Lacuna Coil - Shallow Life review
|Release date:||April 2009|
02. I Won't Tell You
03. Not Enough
04. I'm Not Afraid
05. I Like It
07. The Pain
09. Wide Awake
10. The Maze
12. Shallow Life
13. The Last Goodbye [Deluxe Edition bonus]
14. Leaving Alone [Deluxe Edition bonus]
15. Oblivion [Deluxe Edition bonus]
Lacuna Coil has a new album, I think I like it. I do, the Italian iconic historic Gothic act has released a new work and it's not that bad at all, yes, not t h a t bad. I once reviewed their first full-length album, the tender and warm In A Reverie which is at the beginning section of their artistic evolution scale and now here we have the steely and much more aggressive Shallow Life. The journey once taken on the same path side by side with their comrades The Gathering has been leading into a separate direction for a long time already but this is the furthest point from the warm and mellow poetry from their early days.
The overall structure of the album is quite firm and made up of more or less fast and catchy songs with a small proportion of slower songs out of which one stands up as a quite beautiful ballad. One aspect that has angered many people, namely the presence of sounds so familiar from nu-metal groups becomes evident already in the first track, but to protect the band a bit I must say that the rawness of the style shared by bands such as Slipknot and Korn is toned down by Lacuna Coil even though they do use similar instrumental effects in their later works. That smooth softness is still in the air that was created on the first albums and no one can deny that Cristina Scabbia is one lovely singer. This is where the musical journey has taken the band and, to be honest, Lacuna Coil has managed to incorporate all the musical effects into their work and have not forgotten to add their own original sauce to all of it.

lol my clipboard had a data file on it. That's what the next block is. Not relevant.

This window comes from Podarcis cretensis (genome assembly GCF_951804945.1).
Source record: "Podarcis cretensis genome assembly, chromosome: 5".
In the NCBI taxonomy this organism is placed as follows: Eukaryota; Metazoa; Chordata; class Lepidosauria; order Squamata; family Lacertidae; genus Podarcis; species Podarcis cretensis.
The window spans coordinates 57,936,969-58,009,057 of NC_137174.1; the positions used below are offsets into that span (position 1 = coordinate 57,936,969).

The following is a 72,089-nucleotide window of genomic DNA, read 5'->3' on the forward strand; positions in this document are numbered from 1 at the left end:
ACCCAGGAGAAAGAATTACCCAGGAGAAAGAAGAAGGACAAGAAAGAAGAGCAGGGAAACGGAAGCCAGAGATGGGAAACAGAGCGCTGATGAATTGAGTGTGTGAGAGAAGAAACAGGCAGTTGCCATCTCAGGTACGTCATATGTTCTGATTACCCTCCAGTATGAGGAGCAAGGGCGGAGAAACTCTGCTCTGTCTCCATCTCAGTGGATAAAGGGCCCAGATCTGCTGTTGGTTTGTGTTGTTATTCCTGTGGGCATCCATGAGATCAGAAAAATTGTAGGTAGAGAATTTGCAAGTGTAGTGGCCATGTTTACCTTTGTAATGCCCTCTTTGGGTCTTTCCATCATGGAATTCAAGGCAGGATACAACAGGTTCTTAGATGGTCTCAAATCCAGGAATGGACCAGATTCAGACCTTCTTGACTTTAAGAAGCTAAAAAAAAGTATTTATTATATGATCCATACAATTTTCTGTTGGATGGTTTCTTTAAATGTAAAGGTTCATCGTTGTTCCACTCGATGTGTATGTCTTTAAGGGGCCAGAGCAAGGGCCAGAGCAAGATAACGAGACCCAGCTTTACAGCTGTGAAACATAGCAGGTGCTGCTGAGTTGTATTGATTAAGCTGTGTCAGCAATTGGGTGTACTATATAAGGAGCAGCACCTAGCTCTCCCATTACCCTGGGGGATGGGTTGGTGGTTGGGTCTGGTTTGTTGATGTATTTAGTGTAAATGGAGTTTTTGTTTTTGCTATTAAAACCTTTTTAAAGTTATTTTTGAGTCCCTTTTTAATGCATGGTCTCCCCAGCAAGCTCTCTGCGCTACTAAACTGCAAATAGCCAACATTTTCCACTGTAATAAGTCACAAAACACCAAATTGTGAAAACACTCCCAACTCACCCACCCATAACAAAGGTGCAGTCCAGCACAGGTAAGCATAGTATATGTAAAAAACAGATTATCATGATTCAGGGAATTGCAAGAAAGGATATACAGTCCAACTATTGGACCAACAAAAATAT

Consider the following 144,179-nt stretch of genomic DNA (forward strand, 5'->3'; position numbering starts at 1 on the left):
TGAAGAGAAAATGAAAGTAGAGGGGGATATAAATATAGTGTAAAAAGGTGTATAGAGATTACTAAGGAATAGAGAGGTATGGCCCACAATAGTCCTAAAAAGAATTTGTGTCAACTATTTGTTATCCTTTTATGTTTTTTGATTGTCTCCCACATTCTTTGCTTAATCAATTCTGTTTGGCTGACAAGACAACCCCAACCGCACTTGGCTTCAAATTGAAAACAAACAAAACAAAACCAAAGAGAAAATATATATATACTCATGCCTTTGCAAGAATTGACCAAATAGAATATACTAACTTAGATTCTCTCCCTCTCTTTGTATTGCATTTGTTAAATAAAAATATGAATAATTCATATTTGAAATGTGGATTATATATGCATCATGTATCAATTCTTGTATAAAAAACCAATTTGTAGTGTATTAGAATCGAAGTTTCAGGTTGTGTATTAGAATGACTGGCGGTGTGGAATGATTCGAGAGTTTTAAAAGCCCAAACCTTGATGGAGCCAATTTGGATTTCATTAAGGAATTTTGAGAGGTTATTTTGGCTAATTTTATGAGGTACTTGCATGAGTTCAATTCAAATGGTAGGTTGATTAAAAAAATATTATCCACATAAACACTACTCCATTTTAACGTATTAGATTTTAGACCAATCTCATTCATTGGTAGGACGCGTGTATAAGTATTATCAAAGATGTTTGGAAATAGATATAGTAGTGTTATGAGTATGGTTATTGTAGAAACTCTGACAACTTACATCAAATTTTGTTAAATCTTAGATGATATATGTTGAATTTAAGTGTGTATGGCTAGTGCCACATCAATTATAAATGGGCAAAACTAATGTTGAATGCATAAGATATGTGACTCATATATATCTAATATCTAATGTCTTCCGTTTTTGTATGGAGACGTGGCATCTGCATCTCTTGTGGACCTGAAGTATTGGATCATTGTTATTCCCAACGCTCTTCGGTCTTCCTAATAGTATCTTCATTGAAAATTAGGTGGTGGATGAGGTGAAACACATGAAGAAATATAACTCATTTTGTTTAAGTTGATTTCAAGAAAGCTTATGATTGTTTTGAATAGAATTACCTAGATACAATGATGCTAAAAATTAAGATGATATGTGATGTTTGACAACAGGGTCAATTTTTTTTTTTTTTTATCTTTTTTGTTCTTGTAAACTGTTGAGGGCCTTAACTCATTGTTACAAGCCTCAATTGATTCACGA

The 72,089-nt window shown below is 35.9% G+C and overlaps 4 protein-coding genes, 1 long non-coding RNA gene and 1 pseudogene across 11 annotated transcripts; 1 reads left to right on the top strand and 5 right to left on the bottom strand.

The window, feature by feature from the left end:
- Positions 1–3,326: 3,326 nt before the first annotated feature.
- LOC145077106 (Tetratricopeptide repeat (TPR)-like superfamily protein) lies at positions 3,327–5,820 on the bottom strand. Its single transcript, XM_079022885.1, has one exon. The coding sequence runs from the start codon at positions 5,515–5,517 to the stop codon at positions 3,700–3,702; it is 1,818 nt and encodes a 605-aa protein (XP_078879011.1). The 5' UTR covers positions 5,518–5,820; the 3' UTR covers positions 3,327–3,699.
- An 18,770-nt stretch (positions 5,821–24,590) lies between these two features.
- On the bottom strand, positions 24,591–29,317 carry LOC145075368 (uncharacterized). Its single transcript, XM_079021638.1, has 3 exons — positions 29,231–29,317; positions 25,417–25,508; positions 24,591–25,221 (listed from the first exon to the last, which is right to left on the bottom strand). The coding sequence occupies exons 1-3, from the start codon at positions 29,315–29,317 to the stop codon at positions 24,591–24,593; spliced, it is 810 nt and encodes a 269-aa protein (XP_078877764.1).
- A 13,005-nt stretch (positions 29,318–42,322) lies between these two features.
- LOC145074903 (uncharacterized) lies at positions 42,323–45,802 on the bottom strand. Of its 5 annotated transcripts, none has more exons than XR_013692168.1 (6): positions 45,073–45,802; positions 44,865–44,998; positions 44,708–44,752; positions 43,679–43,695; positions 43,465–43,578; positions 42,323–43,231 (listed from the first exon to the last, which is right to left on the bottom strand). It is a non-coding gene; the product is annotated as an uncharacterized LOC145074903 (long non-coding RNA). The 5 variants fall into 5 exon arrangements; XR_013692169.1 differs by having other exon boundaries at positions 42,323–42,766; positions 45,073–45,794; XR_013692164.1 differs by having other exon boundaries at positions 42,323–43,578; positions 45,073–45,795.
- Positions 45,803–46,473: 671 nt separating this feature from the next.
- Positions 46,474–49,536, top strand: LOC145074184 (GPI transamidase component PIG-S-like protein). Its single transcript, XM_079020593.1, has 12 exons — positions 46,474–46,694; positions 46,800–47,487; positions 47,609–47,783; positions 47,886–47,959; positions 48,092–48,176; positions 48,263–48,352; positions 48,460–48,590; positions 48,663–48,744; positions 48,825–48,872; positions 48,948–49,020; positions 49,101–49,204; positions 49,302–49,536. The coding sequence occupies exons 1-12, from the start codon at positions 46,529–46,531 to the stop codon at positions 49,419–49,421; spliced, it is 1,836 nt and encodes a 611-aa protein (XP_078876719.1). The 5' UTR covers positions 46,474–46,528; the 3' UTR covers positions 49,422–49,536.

All in all every album of Lacuna Coil has its pros and cons. This one is similar to Karmacode but the layout of pros and cons appears in a slightly different way. Karmacode had a strong and catchy part in the beginning and lost the grip in some places in the end, the strength of Shallow Life is a bit more equally distributed along the length of the whole tracklist. But then again the differences are only minor.
The best songs I would like to point out are "Survive" and "Not Enough" appear as the catchier ones and serve as potential "hit songs", "Wide Awake" stands out among the slower songs and the best of the best from this album is "Spellbound", a perfect song which actually does recall that good soft Gothic movement of the band's past days now appearing in new fine form fit for new days. And a particular song that caught my attention is "I Like It", a simple song with a simple message and a hilarious video. Why are we listening to their work anyway, we like'em, and why are they making music for us, they like it. It's that simple. With all this I wish success for the band and hope to hear more from them soon.
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